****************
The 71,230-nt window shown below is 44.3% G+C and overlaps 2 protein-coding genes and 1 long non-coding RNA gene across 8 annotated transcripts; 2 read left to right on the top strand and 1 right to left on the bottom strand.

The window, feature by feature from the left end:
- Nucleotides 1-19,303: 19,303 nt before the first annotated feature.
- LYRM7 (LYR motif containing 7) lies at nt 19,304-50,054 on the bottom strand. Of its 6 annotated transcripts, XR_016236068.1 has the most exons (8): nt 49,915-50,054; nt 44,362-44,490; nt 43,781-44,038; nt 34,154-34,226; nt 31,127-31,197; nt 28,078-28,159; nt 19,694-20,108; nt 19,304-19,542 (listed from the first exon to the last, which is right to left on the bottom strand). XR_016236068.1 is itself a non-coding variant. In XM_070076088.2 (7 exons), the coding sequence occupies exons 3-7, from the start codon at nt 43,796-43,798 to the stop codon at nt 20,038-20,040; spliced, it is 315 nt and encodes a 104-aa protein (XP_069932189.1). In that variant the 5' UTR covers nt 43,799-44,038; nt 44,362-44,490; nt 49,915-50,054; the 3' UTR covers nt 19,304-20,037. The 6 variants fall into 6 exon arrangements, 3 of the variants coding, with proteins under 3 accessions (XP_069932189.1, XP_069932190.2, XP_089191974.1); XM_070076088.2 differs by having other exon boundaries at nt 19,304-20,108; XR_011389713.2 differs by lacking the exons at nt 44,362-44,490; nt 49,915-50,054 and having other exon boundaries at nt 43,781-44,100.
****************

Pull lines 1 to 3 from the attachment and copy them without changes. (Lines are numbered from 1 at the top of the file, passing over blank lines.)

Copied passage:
The 71,230-nt window shown below is 44.3% G+C and overlaps 2 protein-coding genes and 1 long non-coding RNA gene across 8 annotated transcripts; 2 read left to right on the top strand and 1 right to left on the bottom strand.

The window, feature by feature from the left end:
- Nucleotides 1-19,303: 19,303 nt before the first annotated feature.